Safety management measures such as temperature scanning machines, hand sanitizers and QR codes were used to monitor people’s health, enable good hygiene practices, and track the attendance of staff, students and guests. Business continuity plans were implemented with alternate working arrangements across campuses, while standard operating procedures were developed to do contract tracing for suspected or confirmed cases. We supported our colleagues and students who were overseas to ensure their safe return to Singapore.

Demonstrate empathy 

Beyond our community, we showed our appreciation for healthcare and essential workers. Care packages were delivered to healthcare workers at the hospital and essential workers were provided bento lunch boxes to show our appreciation for their work at the frontline.

Acknowledge and recognise milestones 

We gave out care packages to essential workers and hospital staff during the country’s two month “circuit breaker” and held an appreciation day to thank all our support staff. 2020 was a special year and, despite the restrictive, safe distancing measures that were in place, we were able to organise several events such as virtual charity runs and virtual gala dinners to celebrate our efforts along with the 10-year anniversary of the Lee Kong Chian School of Medicine’s establishment.  

As we progressed out of the circuit breaker and into Phase 3 of Singapore’s national pandemic management, we moved to a new normal. Wearing masks, maintaining social distancing and gathering in small groups will continue, becoming part of the new normal for 2021. Given the pandemic is not going away any time soon, it remains important to continuously recognise and celebrate milestones to keep workers’ morale and spirits high.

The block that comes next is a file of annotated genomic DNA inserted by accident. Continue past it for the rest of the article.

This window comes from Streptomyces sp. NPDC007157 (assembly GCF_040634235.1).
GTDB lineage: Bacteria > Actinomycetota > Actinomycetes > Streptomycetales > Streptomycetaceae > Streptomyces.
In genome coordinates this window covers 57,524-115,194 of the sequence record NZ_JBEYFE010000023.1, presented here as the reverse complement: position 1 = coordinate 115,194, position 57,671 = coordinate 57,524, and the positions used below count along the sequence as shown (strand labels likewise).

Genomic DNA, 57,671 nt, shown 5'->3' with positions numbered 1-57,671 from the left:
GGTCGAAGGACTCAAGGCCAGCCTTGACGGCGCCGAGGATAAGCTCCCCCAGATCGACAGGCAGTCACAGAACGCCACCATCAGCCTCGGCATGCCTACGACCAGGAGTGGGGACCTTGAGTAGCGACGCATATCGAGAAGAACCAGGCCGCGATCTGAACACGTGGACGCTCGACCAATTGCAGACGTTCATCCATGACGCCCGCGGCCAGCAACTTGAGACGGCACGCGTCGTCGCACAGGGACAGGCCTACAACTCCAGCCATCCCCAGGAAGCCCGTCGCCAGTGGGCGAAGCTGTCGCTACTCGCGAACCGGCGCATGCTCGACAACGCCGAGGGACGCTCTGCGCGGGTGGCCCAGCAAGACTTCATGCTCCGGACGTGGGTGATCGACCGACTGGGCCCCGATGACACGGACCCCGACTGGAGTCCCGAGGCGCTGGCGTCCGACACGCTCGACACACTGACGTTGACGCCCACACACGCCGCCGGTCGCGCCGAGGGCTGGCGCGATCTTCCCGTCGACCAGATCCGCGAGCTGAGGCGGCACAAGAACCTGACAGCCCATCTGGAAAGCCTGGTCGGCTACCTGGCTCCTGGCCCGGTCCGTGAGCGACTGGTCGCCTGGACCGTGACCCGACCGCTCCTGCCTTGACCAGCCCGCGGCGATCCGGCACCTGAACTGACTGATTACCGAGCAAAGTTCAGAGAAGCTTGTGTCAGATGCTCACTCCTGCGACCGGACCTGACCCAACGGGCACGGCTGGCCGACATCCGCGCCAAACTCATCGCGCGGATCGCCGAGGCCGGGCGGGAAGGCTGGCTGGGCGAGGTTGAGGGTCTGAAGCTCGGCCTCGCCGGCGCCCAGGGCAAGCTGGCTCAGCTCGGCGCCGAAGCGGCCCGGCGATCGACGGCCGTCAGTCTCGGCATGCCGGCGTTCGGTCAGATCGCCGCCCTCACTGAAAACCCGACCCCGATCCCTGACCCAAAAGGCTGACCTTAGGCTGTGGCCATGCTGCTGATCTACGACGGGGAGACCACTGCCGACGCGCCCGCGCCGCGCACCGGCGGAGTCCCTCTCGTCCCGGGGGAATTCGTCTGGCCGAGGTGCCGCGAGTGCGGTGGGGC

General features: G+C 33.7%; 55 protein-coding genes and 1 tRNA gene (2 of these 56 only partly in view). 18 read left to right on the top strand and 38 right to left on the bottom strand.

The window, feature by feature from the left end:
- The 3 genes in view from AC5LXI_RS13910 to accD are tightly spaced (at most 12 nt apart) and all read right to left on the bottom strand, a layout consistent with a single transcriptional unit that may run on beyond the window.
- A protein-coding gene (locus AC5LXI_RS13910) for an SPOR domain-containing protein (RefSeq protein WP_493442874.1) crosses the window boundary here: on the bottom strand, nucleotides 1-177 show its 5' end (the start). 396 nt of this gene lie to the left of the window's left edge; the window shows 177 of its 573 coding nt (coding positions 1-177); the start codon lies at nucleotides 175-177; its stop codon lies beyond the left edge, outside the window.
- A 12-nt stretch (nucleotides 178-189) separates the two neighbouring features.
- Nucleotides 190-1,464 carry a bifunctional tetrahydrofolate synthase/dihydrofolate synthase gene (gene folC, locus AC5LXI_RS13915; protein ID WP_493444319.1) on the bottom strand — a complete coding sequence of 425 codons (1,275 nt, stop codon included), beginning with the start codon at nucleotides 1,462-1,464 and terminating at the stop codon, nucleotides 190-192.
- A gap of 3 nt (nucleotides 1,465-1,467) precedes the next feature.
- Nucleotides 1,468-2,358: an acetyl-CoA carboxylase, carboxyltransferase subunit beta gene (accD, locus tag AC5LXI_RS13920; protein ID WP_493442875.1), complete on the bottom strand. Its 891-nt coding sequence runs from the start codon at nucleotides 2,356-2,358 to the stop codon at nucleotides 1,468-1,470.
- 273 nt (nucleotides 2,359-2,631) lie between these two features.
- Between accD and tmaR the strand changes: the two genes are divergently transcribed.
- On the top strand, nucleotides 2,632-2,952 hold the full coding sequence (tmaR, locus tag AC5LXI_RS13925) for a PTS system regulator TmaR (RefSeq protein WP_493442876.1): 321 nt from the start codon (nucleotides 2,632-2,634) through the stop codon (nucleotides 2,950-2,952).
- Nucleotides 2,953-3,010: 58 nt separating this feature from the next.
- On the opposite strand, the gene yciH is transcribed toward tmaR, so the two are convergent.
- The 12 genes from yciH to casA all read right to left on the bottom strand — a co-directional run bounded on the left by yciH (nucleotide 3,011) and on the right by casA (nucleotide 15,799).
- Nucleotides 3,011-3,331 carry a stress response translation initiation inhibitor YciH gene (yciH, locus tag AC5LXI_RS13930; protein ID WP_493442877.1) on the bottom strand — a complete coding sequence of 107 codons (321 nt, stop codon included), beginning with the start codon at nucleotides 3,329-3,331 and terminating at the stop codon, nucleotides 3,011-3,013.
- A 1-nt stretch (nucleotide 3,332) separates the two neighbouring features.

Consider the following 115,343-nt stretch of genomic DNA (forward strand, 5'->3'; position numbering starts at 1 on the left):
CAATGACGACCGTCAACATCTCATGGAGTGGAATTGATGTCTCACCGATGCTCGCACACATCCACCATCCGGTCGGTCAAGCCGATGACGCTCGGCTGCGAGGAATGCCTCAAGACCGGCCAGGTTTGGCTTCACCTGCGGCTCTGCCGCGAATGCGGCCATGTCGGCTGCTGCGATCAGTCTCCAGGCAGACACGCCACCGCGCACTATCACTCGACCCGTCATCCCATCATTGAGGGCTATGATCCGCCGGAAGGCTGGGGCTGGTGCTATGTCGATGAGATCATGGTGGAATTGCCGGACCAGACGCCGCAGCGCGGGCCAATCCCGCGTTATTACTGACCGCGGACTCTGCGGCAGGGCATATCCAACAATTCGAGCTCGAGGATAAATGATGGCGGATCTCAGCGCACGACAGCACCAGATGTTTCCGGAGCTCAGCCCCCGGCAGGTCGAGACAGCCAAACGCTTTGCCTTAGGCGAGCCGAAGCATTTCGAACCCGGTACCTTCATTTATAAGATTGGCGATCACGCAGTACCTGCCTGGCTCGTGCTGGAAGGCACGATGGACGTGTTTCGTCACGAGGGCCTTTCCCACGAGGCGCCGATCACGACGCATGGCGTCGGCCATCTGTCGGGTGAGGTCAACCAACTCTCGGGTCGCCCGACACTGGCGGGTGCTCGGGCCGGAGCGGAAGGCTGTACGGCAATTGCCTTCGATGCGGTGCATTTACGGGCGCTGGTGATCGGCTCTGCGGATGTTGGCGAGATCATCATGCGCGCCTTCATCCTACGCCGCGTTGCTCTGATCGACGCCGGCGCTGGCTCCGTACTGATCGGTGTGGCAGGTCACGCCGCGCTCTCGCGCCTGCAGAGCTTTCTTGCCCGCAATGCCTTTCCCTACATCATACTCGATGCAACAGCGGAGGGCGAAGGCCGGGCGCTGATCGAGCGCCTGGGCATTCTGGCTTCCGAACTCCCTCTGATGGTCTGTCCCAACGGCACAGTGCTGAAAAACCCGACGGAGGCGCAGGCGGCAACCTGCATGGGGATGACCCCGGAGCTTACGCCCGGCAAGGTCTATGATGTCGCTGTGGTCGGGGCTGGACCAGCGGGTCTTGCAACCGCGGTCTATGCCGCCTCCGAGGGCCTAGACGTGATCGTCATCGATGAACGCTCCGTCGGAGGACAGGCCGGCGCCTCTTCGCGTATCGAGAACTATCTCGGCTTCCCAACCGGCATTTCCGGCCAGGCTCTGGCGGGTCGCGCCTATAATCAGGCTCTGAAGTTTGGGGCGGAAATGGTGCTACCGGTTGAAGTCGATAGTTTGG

Q. Can you briefly discuss with us your recent academic project on leadership – Multilevel Effects of Empowering Leadership on Knowledge Hiding? 

When I was completing my PhD, I wanted to undertake leadership research that not only informed theory, but offered pragmatic solutions for the workplace. Abusive supervision is a common phenomenon within the workplace, and it is important to understand the implications these toxic behaviours have on subordinates and other team members. 

While it is widely believed that empowering leadership always translates to positive outcomes within the workplace, our study highlights that, in certain situations, it prompts knowledge hiding by subordinates, or the intentional withholding or concealment of knowledge from others. We also show that, when present, this knowledge hiding impedes organisational growth and effectiveness.